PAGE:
Alicia Crane Williams analyzed several other theories in The Mayflower Descendant. She pointed out that some genealogists have connected John Alden of the Mayflower with John Alden, a gentleman, "son and heir of John Alden of Swanscomb, Kent," who obtained a Patent of Arms in 1607. There is no evidence that John Alden of the Mayflower was connected to this family or inherited this coat of arms. Williams states, "This Alden coat of arms was published in the Encyclopaedia Britannica and has led many unsuspecting astray." Alden was hired by Capt. Christopher Jones in Southampton when he was about 21 years old to work as the ship's cooper during the Mayflower's voyage to America. According to historian Nathaniel Philbrick, due to Alden's useful skills, the colonists encouraged him to remain with them in America during the voyage; the Mayflower departed Plymouth, England, on September 6, 1620. The 100-foot ship had 102 passengers and a crew of about 20 to 30 in cramped conditions. A lack of proper rations and unsanitary conditions for months caused illnesses that would be fatal for many, including the majority of women and children.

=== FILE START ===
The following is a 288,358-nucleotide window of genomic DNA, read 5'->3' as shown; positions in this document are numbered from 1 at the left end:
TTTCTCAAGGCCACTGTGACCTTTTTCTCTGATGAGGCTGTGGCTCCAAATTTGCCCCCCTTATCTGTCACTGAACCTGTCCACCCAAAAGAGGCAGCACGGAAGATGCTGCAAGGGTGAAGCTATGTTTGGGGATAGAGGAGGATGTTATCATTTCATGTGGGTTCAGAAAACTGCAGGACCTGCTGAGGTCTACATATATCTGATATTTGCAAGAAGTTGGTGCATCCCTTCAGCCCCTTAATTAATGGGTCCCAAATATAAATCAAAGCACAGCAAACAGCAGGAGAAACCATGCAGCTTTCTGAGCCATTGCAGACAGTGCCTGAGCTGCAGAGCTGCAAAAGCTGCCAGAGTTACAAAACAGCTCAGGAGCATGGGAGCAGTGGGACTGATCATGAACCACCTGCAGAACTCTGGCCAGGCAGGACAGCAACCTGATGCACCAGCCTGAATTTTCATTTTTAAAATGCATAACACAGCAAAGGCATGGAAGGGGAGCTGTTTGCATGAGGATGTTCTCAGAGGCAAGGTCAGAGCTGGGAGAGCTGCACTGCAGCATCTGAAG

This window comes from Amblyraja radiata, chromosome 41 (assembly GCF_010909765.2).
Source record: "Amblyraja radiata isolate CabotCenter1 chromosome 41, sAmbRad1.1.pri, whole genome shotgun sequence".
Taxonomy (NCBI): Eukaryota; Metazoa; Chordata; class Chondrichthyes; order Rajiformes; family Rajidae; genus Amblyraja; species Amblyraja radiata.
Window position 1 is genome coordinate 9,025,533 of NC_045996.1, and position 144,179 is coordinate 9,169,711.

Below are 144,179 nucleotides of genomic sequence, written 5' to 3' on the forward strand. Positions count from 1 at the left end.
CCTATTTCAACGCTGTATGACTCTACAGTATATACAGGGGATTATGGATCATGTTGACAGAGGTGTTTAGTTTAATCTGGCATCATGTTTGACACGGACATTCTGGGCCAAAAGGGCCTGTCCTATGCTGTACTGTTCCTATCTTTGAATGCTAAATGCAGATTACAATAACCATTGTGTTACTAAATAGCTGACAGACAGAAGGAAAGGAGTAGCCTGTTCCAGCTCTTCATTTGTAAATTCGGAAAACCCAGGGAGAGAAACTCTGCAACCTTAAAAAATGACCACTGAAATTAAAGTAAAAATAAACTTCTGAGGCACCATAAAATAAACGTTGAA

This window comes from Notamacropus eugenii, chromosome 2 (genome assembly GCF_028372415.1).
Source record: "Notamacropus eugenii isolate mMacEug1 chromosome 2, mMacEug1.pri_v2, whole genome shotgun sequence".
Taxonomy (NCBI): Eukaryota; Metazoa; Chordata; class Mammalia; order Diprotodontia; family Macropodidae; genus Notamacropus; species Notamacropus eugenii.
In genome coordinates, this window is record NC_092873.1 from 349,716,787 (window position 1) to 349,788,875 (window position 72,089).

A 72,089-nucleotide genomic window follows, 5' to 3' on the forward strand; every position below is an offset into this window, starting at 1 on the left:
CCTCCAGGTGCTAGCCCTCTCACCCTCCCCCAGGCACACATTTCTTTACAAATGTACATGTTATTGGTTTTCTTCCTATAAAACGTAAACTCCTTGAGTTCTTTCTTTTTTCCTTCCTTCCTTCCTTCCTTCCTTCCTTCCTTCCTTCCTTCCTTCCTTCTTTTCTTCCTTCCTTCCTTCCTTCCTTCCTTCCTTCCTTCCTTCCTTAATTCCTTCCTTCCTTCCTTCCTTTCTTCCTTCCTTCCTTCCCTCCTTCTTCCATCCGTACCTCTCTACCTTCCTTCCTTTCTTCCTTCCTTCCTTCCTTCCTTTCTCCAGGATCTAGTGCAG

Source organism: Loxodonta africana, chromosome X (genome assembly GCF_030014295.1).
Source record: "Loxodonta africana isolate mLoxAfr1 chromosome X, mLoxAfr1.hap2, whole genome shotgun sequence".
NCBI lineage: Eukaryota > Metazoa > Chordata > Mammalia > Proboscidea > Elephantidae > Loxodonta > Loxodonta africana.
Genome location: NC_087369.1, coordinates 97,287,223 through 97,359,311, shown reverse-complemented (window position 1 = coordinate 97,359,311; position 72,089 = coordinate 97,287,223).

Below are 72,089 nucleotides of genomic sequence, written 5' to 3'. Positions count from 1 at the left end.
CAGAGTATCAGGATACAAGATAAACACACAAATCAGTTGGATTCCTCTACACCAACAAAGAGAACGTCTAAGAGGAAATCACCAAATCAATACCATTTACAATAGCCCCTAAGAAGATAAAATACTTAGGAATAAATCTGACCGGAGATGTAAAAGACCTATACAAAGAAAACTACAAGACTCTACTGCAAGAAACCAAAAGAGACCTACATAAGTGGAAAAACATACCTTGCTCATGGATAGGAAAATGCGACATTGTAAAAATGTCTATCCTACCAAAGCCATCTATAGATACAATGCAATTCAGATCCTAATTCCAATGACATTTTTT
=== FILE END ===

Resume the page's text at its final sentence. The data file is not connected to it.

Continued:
On the way, there were two deaths, a crew member and a passenger. On November 9, 1620, after a month of delays in E

Bin (computational geometry)

In computational geometry, the bin is a data structure that allows efficient region queries. Each time a data point falls into the frequency of that bin is increased by one. For example, if there are some axis-aligned rectangles on a 2D plane, the structure can answer the question, "Given a query rectangle, what are the rectangles intersecting it?" In the example in the top figure, A, B, C, D, E and F are existing rectangles, so the query with the rectangle Q should return C, D, E and F, if we define all rectangles as closed intervals. The data structure partitions a region of the 2D plane into uniform-sized bins; the bounding box of the bins encloses all candidate rectangles to be queried. All the bins are arranged in a 2D array. All the candidates are represented as 2D arrays; the size of a candidate's array is the number of bins. For example, in the top figure, candidate B has 6 elements arranged in a 3 row by 2 column array because it intersects 6 bins in such an arrangement; each bin contains the head of a singly linked list.